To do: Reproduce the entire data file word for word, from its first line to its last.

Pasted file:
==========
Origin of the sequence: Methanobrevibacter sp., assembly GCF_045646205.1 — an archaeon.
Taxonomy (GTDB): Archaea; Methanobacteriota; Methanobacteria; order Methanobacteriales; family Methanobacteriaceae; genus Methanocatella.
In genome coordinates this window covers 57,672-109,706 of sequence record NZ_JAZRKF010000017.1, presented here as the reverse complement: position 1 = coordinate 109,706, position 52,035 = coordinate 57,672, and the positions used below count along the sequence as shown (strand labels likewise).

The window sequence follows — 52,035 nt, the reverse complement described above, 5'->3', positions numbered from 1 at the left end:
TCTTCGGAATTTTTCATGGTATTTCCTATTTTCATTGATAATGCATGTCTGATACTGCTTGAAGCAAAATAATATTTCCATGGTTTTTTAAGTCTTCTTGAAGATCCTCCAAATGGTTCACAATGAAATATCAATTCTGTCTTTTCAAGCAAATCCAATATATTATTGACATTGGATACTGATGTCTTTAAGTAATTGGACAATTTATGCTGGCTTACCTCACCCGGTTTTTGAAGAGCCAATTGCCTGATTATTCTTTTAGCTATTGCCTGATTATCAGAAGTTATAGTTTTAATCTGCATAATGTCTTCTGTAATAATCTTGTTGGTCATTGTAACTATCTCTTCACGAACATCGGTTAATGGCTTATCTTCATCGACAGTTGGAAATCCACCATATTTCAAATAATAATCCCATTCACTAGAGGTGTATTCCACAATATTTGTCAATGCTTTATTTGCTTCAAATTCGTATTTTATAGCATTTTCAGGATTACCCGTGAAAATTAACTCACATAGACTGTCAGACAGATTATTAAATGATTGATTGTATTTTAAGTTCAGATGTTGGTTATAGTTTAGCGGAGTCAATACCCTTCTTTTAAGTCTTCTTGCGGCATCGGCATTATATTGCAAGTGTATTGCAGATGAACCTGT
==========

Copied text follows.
Origin of the sequence: Methanobrevibacter sp., assembly GCF_045646205.1 — an archaeon.
Taxonomy (GTDB): Archaea; Methanobacteriota; Methanobacteria; order Methanobacteriales; family Methanobacteriaceae; genus Methanocatella.
In genome coordinates this window covers 57,672-109,706 of sequence record NZ_JAZRKF010000017.1, presented here as the reverse complement: position 1 = coordinate 109,706, position 52,035 = coordinate 57,672, and the positions used below count along the sequence as shown (strand labels likewise).

The window sequence follows — 52,035 nt, the reverse complement described above, 5'->3', positions numbered from 1 at the left end:
TCTTCGGAATTTTTCATGGTATTTCCTATTTTCATTGATAATGCATGTCTGATACTGCTTGAAGCAAAATAATATTTCCATGGTTTTTTAAGTCTTCTTGAAGATCCTCCAAATGGTTCACAATGAAATATCAATTCTGTCTTTTCAAGCAAATCCAATATATTATTGACATTGGATACTGATGTCTTTAAGTAATTGGACAATTTATGCTGGCTTACCTCACCCGGTTTTTGAAGAGCCAATTGCCTGATTATTCTTTTAGCTATTGCCTGATTATCAGAAGTTATAGTTTTAATCTGCATAATGTCTTCTGTAATAATCTTGTTGGTCATTGTAACTATCTCTTCACGAACATCGGTTAATGGCTTATCTTCATCGACAGTTGGAAATCCACCATATTTCAAATAATAATCCCATTCACTAGAGGTGTATTCCACAATATTTGTCAATGCTTTATTTGCTTCAAATTCGTATTTTATAGCATTTTCAGGATTACCCGTGAAAATTAACTCACATAGACTGTCAGACAGATTATTAAATGATTGATTGTATTTTAAGTTCAGATGTTGGTTATAGTTTAGCGGAGTCAATACCCTTCTTTTAAGTCTTCTTGCGGCATCGGCATTATATTGCAAGTGTATTGCAGATGAACCTGT